1798 Scenic Avenue
Berkeley, CA 94709

To preserve, research, interpret, and present to the public ancient artifacts and texts so as to promote the understanding and teaching of religious history, especially biblical history and the history of the biblical text

Day of the Ancient Dead

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Anubis_Day of the Ancient DeadIn conjunction with All Saints Day and the Day of the Dead,  the Badè Museum at PSR is having a “Day of the Ancient Dead,” celebration with crafts, activities, and snacks for kids ages 4-10.

Sunday, November 1

There will be ancient Egyptian-themed crafts, snacks, and activities that will be fun for the whole family!

Death, Gender, and Identity: Funerary Representations from Roman Egypt

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Death, Gender, and IdentityThe Badè Museum invites you to a lecture by Dr. Lissette Jiménez, Lecturer in Near Eastern Studies at the University of California, Berkeley.

Death, Gender, and Identity: Funerary Representations from Roman Egypt
Sunday, November 1st, 4pm
Badè Museum Gallery
1798 Scenic Avenue, Berkeley, CA
(Reception to follow)

Co-sponsored by The Center for the Arts, Religion, and Education (CARE)

The collections of the Badè Museum of Biblical Archaeology are rich in history, both ancient and modern. Spanning a period of some 3,000 years, the museum holds a phenomenal array of everyday artifacts such as cooking pots, grinding stones, lamps, and agricultural implements from ancient Palestine along with colorful Greek and Cypriot ceramics, scarabs from Egypt, and cuneiform tablets from ancient Mesopotamia.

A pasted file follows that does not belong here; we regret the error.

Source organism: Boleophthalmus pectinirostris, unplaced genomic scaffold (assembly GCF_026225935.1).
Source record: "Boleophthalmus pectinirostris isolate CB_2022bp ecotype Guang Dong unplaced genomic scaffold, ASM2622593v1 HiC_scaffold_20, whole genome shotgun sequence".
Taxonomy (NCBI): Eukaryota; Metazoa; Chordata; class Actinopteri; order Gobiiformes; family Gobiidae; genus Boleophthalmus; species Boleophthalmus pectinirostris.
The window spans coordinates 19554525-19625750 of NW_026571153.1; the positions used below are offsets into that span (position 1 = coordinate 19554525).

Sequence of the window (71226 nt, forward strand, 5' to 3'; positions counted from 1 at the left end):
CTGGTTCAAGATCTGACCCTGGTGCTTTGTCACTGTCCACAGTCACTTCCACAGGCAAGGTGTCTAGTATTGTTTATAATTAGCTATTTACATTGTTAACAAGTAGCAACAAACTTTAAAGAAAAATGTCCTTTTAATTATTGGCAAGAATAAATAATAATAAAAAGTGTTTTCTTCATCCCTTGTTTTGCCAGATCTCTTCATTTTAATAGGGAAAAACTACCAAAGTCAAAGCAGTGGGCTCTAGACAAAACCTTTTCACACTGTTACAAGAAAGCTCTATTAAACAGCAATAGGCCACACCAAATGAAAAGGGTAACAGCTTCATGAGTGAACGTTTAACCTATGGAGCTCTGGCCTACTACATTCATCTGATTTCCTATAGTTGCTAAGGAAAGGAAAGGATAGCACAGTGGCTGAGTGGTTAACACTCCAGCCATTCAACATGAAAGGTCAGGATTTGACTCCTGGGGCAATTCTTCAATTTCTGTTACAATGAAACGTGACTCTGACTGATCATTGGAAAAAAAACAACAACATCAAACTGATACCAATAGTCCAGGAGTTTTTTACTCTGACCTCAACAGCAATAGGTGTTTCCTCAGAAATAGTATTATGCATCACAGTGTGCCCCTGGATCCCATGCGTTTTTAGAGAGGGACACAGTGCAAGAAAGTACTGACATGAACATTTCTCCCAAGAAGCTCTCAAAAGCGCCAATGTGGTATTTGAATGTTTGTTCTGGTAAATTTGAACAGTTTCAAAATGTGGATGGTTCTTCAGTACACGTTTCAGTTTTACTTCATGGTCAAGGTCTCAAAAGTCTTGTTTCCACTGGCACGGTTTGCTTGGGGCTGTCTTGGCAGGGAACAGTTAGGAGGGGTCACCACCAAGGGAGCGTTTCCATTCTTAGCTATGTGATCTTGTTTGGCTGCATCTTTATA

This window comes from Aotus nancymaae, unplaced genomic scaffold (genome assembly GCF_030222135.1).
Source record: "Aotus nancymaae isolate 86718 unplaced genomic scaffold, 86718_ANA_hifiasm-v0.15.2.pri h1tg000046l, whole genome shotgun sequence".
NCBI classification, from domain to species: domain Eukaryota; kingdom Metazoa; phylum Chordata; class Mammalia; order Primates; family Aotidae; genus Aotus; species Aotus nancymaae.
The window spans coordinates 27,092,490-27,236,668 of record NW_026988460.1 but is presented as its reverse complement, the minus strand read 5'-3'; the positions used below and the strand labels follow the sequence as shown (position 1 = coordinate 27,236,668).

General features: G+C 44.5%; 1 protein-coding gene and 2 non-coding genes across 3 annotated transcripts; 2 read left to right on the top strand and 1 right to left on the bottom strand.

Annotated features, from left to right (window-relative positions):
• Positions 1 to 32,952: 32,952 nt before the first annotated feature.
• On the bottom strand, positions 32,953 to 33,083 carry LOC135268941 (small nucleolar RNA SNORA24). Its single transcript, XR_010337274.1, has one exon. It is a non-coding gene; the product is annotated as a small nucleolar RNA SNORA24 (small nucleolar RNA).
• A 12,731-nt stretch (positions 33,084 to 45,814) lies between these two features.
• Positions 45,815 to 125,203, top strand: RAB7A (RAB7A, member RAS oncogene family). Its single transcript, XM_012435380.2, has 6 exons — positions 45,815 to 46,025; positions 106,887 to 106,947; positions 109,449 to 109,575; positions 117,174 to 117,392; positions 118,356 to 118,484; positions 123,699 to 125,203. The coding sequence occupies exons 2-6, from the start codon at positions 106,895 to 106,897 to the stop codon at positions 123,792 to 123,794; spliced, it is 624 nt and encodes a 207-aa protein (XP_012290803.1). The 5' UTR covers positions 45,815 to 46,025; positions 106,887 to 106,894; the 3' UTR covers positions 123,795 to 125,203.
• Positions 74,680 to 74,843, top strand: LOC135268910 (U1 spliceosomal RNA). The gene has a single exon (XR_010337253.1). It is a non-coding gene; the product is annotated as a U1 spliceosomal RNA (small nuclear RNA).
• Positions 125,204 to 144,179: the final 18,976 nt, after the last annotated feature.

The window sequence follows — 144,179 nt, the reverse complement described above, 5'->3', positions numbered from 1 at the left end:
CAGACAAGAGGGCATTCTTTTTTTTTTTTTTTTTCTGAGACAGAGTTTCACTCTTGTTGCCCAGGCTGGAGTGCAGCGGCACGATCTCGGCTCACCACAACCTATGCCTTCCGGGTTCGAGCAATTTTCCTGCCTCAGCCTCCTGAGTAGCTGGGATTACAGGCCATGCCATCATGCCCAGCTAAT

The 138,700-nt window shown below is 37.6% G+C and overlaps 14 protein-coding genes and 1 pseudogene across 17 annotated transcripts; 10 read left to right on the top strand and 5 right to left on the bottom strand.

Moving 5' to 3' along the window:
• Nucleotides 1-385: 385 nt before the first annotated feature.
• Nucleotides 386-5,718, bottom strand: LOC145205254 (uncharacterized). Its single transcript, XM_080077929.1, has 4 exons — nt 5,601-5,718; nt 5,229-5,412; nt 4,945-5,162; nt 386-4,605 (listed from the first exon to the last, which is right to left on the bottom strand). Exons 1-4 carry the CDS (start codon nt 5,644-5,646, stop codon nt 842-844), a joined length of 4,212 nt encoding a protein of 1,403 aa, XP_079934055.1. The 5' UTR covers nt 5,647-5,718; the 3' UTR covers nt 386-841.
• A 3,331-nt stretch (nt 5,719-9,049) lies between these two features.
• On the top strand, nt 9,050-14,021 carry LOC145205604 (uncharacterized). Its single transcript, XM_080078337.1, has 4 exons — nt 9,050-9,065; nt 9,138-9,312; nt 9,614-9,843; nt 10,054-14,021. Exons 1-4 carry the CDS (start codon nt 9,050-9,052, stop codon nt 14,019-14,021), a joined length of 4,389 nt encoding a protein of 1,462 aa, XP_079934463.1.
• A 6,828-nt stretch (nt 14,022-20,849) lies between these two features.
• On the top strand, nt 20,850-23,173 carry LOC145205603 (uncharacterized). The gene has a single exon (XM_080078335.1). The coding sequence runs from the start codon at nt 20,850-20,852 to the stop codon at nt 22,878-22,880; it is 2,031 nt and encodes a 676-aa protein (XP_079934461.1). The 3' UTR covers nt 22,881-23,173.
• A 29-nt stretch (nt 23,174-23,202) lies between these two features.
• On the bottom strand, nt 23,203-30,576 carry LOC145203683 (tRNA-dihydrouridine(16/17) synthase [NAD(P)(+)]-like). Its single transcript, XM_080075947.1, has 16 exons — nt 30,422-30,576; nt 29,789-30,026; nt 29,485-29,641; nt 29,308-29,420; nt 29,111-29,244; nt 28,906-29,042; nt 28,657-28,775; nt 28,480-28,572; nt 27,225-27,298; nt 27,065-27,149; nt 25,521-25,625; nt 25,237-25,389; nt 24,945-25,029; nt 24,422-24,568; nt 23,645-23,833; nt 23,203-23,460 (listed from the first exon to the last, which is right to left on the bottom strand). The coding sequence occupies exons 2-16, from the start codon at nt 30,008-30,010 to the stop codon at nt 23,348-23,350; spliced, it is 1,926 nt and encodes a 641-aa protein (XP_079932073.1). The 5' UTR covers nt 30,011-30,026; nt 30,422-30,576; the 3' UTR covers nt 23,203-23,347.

The core of the Museum collection consists of materials from the site of Tell en-Nasbeh (most likely the biblical town of Mizpah), excavated under the direction of William F. Badè. Dr. Badè’s work at Tell en-Nasbeh represents one of the earliest scientific excavations in Palestine. With a permit from the British Mandate Government’s Department of Antiquities, he was able to spend five seasons there from 1926 to 1935 and excavate two thirds of the eight-acre tell, or mound, exposing a small town that had been occupied at the time of the Hebrew monarchy.

Mizpah, in the region of Benjamin, flourished from 1000–586 B.C., and a massive fortification wall, impressive gateway, three and four-room houses, family tombs, pottery, and metal artifacts in great quantity date from this period, known as the Iron Age in Palestinian archaeology. Of the hundreds of lamps, pitchers, bowls, jars, jewelry and cosmetic items found in the ruins of the town, about half were deposited at the Rockefeller Museum in Jerusalem, while others were shipped to Berkeley. Those on display in the Bade Museum provide graphic evidence of everyday activities in a provincial town of three thousand years ago, and offer instructive comparison with life in this century.